One of the many things that’s made Disney so successful is how they’ve effectively removed any mental association of money with the purchases their customers make. You don’t pay with cash, and now you don’t even pay with credit cards. Rather, you get a super fun Mickey band for your wrist that you can tap on anything and it’s yours! It’s a powerful technique, and it works.
I often think of this dissociation technique when I hear people discuss other human beings who use the products they’re trying to sell. In my case, I am referring to websites and “users.” People are not people in the Web world. They are faceless, nameless users that you don’t associate with real human beings. This is a problem!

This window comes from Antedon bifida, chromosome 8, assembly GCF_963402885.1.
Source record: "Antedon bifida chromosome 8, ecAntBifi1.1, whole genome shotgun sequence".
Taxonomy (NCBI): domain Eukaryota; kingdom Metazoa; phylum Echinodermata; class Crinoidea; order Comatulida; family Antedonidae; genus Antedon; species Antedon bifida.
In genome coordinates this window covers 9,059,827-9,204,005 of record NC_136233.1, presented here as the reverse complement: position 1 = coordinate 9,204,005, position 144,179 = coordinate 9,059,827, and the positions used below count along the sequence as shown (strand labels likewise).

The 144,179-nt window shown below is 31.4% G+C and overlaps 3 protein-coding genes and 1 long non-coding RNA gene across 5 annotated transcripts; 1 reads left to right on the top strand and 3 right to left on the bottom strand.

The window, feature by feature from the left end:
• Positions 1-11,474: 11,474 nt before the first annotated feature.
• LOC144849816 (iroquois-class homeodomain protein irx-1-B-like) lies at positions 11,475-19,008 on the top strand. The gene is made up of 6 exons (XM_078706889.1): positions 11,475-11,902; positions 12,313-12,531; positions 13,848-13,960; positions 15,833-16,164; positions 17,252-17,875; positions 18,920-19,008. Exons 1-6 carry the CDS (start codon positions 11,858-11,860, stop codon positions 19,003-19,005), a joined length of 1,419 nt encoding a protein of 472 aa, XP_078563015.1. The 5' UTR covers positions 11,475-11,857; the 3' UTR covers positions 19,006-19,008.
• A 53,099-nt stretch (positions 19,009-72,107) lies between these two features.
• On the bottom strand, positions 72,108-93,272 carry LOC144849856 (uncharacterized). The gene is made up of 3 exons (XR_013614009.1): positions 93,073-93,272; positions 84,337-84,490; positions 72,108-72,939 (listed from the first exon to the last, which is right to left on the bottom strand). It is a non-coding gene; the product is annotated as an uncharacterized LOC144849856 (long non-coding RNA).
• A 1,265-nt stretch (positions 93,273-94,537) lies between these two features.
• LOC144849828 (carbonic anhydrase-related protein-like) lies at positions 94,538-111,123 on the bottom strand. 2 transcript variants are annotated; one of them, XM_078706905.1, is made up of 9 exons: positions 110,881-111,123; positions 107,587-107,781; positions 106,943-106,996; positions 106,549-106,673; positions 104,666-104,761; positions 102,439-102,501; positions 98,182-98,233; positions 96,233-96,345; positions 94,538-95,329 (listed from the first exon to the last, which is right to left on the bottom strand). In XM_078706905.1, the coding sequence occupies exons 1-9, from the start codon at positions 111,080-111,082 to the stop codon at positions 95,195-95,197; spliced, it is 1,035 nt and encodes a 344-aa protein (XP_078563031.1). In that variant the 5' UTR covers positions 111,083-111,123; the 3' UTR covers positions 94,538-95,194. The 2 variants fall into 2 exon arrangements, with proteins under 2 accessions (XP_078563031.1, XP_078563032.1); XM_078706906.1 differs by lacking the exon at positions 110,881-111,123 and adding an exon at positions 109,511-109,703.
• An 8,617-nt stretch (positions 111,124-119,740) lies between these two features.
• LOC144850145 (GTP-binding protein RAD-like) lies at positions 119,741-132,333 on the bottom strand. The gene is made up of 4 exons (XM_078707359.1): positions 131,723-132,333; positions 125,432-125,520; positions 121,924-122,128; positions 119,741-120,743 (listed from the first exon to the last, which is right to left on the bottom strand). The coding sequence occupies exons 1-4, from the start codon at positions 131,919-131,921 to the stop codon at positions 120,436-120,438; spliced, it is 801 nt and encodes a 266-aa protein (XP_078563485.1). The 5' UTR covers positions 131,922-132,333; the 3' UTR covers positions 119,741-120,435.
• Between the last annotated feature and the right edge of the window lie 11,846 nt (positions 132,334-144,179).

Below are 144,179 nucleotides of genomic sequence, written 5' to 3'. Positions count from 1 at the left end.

It’s not a purposeful technique employed in the same way Disney employs it to make more money, but the effect is there nonetheless. Words and associations matter, whether you’re using them to purposefully drive profit or carelessly using them and succumbing to unintended mental gaps.
Calling people “users” doesn’t as easily allow you to design for the people who are going to be interacting with your digital landscape, whether it’s your website, ad network or social media. Your “user” is someone who can’t figure out how to navigate your site, and instead of blaming the company they blame themselves for not being smart enough. Thinking of people internalizing ineffective, poor design in this way is heartbreaking.
I prefer to say “people” or “customers,” which has the connotation that these are people who are engaging in a transaction with what you’re creating. People are not simply using your website. They are giving you their time, data and money, and that’s a big deal worth correctly identifying.